It’s no secret that I have a soft spot for the ’90s (see this post), and the decade has yet again provided me with some inspiration. Get ready to take a trip back about twenty-five years…
Remember the advent of WWJD? It stands for “What Would Jesus Do?” and was started by a youth group minister to help the teens in her group remember the phrase. And regardless of your personal religious stance, the basic concept is universal—the question serves as a reminder to think before you act. Whether you view it as reality or myth, Jesus was purported to be an incredible healer with an unmatched capacity for compassionate behavior. So WWJD is essentially reminding you to think before you act and consider if it would be consistent with Jesus’s teachings.
Put another way, it reminds you to behave in a manner consistent with specific qualities.
Both of my kids got a lot of books for Christmas this year; some from me, some from their dad, and more from aunts and uncles and grandparents. And while they both generally just love books like their mom, they always have a favorite when they get more than one. My three-year-old’s favorite book from Christmas is Grumpy Monkey by Suzanne Lang. The book is sturdy, and has an adorably grumpy-looking monkey on the front cover.
Cute, right? The description on the back reads, “One wonderful day, Jim Panzee woke to discover that nothing was right…”
At this point, if you’ve never heard of the book, you might be thinking the same thing I was before I’d read it: this was going to be a cute story about being grouchy and how to find things to be cheerful about in the everyday around you. And I would have liked the story if I’d been right because I think it’s good a skill to have to look for the things we can appreciate.
However, that is NOT what this story is about.
Here’s what actually happens: Jim wakes up grumpy, and his friends, starting with Norman, notice his sour attitude. Norman accompanies Jim as he encounters more friends who ask him why he’s grumpy. Jim insists that he isn’t and adjusts whatever that friend points out as the reason they think he’s grumpy (his hunched-over form, eyebrows, frown), until he’s standing tall with his eyebrows raised and a gigantic grin on his face.
Ah, I got it, I thought. It’s not about looking for things to be happy about, it’s essentially a kid’s version of “fake it ‘til you make it.” I’m not sure how I feel about this story; this might not only be the first but also the last time we read this one.
I turned the page and just stared at the few words that were there until my daughter got impatient for me to continue reading. Swallowing the emotion that was swelling my throat, I read the words aloud.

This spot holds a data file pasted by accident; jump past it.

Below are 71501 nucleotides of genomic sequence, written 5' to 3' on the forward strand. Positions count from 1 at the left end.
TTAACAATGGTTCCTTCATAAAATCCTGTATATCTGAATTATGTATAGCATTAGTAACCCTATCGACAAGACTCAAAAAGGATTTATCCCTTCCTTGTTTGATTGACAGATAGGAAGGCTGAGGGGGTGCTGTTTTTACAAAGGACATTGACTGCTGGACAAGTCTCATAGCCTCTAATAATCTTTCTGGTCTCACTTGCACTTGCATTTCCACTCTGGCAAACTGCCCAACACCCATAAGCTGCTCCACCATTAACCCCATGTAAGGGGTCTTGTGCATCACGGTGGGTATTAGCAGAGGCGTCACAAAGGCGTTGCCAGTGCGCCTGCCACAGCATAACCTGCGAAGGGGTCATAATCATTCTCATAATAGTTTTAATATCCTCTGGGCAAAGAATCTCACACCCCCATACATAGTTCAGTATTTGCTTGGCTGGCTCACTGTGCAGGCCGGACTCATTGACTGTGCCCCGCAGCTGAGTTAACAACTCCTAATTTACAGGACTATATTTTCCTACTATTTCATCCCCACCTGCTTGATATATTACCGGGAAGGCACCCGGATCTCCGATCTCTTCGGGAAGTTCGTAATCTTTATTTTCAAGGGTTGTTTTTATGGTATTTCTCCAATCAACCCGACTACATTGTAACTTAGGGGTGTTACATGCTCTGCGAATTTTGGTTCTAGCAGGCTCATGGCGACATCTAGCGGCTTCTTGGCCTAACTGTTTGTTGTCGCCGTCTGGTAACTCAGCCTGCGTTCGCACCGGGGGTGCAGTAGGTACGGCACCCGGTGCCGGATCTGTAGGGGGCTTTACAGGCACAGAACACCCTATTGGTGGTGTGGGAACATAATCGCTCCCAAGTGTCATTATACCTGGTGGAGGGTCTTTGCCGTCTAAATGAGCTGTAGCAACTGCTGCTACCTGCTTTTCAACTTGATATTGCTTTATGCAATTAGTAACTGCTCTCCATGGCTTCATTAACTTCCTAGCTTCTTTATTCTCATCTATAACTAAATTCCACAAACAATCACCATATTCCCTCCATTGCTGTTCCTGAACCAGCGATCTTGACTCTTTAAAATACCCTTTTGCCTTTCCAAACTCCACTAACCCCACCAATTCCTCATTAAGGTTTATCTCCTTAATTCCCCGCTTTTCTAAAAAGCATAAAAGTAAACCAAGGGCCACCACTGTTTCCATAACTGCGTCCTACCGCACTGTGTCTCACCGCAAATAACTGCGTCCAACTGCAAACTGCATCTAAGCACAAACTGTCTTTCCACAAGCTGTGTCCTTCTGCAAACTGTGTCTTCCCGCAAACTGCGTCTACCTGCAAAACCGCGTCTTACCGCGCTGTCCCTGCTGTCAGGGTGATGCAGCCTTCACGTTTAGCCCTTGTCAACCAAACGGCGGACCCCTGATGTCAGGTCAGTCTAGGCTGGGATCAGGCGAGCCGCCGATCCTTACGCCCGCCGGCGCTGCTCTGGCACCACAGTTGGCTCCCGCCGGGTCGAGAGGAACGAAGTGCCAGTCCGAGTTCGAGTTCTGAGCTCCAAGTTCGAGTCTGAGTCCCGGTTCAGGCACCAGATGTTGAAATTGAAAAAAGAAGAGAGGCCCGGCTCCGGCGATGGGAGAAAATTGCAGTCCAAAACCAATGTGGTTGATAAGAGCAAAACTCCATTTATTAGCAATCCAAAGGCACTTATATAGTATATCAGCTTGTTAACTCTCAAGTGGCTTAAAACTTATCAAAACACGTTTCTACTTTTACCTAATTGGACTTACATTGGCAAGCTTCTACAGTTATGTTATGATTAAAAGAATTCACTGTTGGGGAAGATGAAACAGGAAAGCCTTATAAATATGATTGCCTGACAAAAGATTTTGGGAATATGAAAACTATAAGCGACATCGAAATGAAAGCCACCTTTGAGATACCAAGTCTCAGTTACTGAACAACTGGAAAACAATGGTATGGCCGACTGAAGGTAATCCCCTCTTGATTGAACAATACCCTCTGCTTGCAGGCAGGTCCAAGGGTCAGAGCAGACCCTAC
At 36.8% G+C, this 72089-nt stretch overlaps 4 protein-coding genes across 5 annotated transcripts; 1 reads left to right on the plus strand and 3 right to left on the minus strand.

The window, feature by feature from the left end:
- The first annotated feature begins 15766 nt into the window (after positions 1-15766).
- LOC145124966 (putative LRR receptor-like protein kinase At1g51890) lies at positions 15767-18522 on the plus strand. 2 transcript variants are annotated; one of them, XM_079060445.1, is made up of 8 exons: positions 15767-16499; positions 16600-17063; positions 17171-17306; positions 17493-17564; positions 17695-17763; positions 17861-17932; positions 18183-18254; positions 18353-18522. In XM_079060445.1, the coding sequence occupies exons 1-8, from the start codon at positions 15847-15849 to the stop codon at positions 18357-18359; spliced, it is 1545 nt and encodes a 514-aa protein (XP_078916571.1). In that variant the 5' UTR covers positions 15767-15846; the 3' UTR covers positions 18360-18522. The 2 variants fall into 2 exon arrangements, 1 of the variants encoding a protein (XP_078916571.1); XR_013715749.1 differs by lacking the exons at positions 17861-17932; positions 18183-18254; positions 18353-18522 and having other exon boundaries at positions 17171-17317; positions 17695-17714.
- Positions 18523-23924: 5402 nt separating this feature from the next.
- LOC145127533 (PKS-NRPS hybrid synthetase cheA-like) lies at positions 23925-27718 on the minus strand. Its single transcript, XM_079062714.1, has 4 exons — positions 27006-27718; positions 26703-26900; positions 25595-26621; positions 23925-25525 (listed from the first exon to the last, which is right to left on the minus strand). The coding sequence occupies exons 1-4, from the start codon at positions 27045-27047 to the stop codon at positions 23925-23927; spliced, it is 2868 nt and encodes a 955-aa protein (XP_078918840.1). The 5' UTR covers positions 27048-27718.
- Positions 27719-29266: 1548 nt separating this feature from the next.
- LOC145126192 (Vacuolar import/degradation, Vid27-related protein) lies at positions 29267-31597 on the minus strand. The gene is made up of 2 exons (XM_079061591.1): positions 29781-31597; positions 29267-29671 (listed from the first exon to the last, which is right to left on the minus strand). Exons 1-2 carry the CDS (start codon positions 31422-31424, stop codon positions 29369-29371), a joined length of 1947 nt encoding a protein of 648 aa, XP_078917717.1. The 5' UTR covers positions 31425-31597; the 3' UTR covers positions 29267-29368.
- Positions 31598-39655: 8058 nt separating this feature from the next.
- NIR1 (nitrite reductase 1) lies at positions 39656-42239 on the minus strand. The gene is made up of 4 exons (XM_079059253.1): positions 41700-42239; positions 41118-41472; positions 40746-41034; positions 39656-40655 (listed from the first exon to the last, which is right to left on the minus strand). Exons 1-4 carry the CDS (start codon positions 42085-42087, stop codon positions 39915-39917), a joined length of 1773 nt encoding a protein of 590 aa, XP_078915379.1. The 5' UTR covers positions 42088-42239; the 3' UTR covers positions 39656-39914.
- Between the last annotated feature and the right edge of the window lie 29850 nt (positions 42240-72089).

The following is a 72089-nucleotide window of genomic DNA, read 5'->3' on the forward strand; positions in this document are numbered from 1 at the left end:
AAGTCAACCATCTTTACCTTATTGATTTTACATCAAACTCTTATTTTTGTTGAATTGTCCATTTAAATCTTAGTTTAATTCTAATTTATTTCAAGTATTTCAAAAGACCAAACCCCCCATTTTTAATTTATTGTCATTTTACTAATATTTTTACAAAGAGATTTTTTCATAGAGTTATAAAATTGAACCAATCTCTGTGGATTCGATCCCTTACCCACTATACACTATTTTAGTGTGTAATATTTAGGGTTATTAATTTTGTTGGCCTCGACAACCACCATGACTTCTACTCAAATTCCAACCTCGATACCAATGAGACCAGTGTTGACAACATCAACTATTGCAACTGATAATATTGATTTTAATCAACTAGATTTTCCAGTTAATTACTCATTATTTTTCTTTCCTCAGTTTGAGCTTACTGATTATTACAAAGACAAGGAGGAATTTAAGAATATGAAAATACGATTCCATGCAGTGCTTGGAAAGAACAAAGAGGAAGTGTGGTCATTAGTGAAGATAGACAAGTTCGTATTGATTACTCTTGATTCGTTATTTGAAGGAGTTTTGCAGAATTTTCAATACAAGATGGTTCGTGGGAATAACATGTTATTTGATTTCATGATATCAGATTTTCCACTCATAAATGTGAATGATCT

“Finally, Jim looked happy. But he didn’t feel happy inside.”
Let that sink in for a moment—I certainly had to.
Over the next several pages, the other animals—Jim’s friends—try to get him to do the things they find to be fun, and you see Norman happily engaging in the activities while Jim grumpily refuses to participate. It all culminates when they ask him why he’s so grumpy on such a wonderful day and Jim snaps, shouting that he’s not grumpy and storming away from everyone.
He sits alone and thinks about the day’s events, realizing he is grumpy and feeling down about it when Norman appears, unhappy because he’s pulling porcupine quills out of his backside. Norman sits down next to Jim and assures him that while it hurts, he’s sure he’ll feel better soon. Jim agrees and confesses that he just needs to be grumpy for the time being.
Norman sits there and only says, “It’s a wonderful day to be grumpy.”
This is so powerful. Society expects us to put on a smile, regardless of how we’re feeling. There’s so much pressure to be happy, and if you’re not, to be sure you don’t inconvenience anyone by allowing that to be known. But this book is saying the exact opposite; that it’s okay to be unhappy—to feel your feelings—whatever they may be. That not only is it okay, but you don’t have to be alone.
Norman is happy, enjoying the wonderful day. But he knows that Jim is grumpy, and he sticks by him anyway. He doesn’t try to force him to be happy, or attempt to use logic to explain why Jim shouldn’t be grumpy, or avoid Jim altogether because of their difference in moods.
Instead, he demonstrates the concept of “holding space” for someone.
Holding space means to practice empathy and compassion by consciously being present to witness and allow someone else’s pain or emotional turmoil without judgment.
Everyone needs a Norman.
There isn’t anyone who can escape those days of feeling grumpy for no reason. And for some people, it’s more severe than that. Some people battle anxiety, or depression, or both. And they need someone who can hold space for them as they work through it.
But in order for everyone to have a Norman, we’ve all got to do our part to be a Norman. So I’m challenging myself, AND YOU, to channel our inner Normans when someone is out of sorts.
I challenge us all to think, “What Would Norman Do?”
Interested in learning more about the devastating impact of childhood trauma and abuse, PTSD, or anxiety? Check out my Resources page.
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